[Sept. 24, 2023] Back in June of 2019, Dr. Peter Kwasniewski published a piece at Rorate Caeli exploring on how pre-Vatican II catechisms treated the subject of capital punishment. Entitled "What Good is a Changing Catechism?", the article demonstrated a consistent teaching on the liceity of the death penalty going back to Council of Trent at least. I also published an article on the subject ("Pre-Vatican II Catechisms on the Capital Punishment") arguing the same. These collections of pre-Conciliar catechism quotes are important pieces of evidence displaying an indisputable continuity of the Church's teaching across the generations.
I recently came across another catechism pre-dating the modern Catechism of the Catholic Church that addressed capital punishment. I was surprised to see how much attention the subject was given and wanted to share the passage in full, as I think it adds an interesting twist to the discussion. The passage reads—
There are two situations where it has generally been held from time immemorial that it is lawful to take human life: in self-defense (which would include many wars) and in the infliction of judicial sanctions (capital punishment).If I willfully threaten the life of another—when the choice therefore has to be made between the aggressor and the victim—then the other may take my life. It is on this principle that the permissibility of fighting in war is deduced.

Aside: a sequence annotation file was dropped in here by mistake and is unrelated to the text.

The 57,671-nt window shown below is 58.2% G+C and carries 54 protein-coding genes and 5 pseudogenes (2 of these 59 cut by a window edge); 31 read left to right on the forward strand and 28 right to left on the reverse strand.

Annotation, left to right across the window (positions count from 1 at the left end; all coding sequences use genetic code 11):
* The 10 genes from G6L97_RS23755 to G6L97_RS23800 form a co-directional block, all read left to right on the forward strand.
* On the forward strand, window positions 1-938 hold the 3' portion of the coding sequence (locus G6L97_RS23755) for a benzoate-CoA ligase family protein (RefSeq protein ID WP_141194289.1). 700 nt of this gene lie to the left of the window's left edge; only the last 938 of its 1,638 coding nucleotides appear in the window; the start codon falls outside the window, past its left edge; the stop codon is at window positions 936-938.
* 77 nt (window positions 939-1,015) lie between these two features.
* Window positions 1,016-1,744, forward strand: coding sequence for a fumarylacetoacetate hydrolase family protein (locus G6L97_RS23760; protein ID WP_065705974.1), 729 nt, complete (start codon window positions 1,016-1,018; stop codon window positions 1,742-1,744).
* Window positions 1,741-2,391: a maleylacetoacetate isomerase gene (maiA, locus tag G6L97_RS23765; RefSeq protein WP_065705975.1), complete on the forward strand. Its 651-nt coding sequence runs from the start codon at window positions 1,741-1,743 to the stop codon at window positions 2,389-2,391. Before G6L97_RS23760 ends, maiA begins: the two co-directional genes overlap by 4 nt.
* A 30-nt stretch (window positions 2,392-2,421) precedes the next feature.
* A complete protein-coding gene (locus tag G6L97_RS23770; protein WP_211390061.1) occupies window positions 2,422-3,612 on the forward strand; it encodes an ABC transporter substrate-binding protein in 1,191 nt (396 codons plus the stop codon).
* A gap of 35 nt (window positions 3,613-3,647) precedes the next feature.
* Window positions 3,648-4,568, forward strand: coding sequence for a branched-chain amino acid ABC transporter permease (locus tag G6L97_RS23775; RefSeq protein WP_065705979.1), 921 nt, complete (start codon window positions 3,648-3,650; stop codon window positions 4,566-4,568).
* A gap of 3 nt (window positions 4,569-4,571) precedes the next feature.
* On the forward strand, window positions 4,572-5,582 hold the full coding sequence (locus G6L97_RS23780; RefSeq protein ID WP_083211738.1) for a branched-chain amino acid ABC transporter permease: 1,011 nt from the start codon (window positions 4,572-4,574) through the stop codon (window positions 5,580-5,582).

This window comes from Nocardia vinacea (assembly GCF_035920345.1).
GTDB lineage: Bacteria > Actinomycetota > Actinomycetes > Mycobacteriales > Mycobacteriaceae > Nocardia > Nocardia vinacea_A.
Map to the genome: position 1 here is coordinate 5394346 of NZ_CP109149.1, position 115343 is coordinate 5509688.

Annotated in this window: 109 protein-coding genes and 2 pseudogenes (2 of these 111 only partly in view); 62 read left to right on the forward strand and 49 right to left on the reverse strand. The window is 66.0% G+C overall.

As regards to capital punishment, the traditional arguments for it are based on the notion that the community has powers which an individual has not. Such powers have never been extended to include the killing of the innocent. But they are said to include the killing of the guilty. This sanction includes elements of retribution.
But how Christian is all this? Christ did not condemn war or capital punishment in so many words. The Gospel would have certainly recorded it had He done so. But this does not mean that they are normally Christian, any more than slavery, which is also not abolished in the New Testament. Christ brought no organizational changes for which society was not yet morally or psychologically or organizationally ripe. But He implanted a spirit which would cause such changes to come about. It is our duty to work together with all our power for Jesus' doctrine of equality before the Father, of turning the other cheek, of love of enemies—to make it more and more concrete and real in milder and juster laws and institutions.